I'm certain that I'm not the only mom that fails to get an intelligent answer from some of my children when I ask them about what they are reading. The conversation sometimes goes like this:
Mom: "What are you reading during our quiet reading time?" (This is an opportunity for them to pick what to read.)
Darling child: "A book."
Mom: "Can you tell me anything about the book? Is it interesting?"
Same darling child: "I uh oh." (I'm pretty sure that's code for "I don't know")
Elaine Meyers, a certified reading specialist, founded EGM Educational Systems, LLC and developed the READS Parent-Child Reading Comprehension System to help parents like me. The READS system gives parent the tools they need to interact with their child and discuss what the child is reading independently.
The READS materials are recommended for children in first through fourth grade. In our experience, they are most useful once a child can read independently.
The toolkit includes a parent manual, 30 question cards, rewards charts w/ stickers, a magic finger, a reading guide strip, and a Speedy Speller booklet.
Lauren, our first grader, tried both the magic finger and the reading guide strip. She perhaps needs one of them to help keep track of her place on the page. Unfortunately, she was frustrated with having to use them (or perhaps with having to do it mommy's way). If Brennan had a magic finger when he was learning to read, I think it would have been a big hit -- a finger that looks like it belongs to a troll would have thrilled him.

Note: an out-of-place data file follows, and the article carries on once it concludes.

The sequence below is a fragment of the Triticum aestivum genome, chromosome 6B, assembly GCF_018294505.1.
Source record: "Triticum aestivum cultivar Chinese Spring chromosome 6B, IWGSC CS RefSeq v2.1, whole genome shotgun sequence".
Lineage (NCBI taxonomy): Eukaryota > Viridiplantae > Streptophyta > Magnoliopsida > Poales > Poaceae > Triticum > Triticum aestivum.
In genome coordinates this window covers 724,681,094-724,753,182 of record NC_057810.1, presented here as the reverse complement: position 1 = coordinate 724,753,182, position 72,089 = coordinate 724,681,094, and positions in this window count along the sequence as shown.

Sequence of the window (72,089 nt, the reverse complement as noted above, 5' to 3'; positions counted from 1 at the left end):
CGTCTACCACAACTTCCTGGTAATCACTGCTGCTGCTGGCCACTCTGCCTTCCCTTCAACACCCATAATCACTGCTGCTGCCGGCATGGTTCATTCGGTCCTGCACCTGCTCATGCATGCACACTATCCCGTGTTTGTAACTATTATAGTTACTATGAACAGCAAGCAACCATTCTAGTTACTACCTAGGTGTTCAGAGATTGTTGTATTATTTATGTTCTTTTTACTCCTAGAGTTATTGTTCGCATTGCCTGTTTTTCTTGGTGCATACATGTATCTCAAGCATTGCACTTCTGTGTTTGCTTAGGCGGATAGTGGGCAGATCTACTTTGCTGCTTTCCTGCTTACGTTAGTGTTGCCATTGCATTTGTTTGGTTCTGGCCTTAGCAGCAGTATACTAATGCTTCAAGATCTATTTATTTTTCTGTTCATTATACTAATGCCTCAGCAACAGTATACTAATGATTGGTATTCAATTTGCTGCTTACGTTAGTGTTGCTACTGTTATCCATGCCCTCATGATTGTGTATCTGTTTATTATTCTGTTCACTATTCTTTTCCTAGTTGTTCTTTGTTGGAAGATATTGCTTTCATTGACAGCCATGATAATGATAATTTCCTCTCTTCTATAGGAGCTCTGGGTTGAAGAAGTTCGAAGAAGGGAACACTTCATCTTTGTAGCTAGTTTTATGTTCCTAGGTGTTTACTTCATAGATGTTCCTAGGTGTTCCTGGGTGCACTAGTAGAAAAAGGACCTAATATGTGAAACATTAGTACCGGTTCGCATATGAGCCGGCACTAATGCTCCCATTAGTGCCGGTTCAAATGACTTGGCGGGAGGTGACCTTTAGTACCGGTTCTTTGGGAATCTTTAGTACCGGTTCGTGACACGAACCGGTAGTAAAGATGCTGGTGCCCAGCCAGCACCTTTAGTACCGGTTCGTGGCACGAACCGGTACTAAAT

We all thought that the best part of the program was the question cards. Lauren does not reach much independently, but I was able to use them during her regular reading time. It helped me think of better questions about the material than I normally do.
I found that the question cards were useful for all of my students. One afternoon, I had the cards with me at an appointments and asked Brennan a question about an article he was reading in his Boy Scout magazine. At lunch one day, we all talked about the Harry Potter books and tried to answer the following question card:
I have saved the rewards chart and the Speedy Speller booklet until Lauren gets a little more confident in her reading ability. I think the rewards chart makes more sense as a way of tracking independent reading than it does to use it right now when we're still reading together. The Speedy Speller booklet will be useful when she is writing more and is ready to focus on the correct spelling of high-frequency words.
The READS Parent-Child Reading Comprehension system helped me discuss the books that all of my children are reading. I even started to get answers that were significantly more intelligent than "I uh oh." It is available for $19.95 and is most suitable for elementary students that are reading independently. Since the materials are not tied to any specific curriculum, it is equally suited to both homeschoolers and parents with children in a traditional school setting.
Disclaimer: I received a READS Parent-Child Reading Comprehension System as a member of the 2012 TOS Homeschool Review Crew, and I received no other compensation. In return, I agreed to give an honest review of the materials and how they worked for my homeschool family. I am disclosing this in accordance with FTC regulations.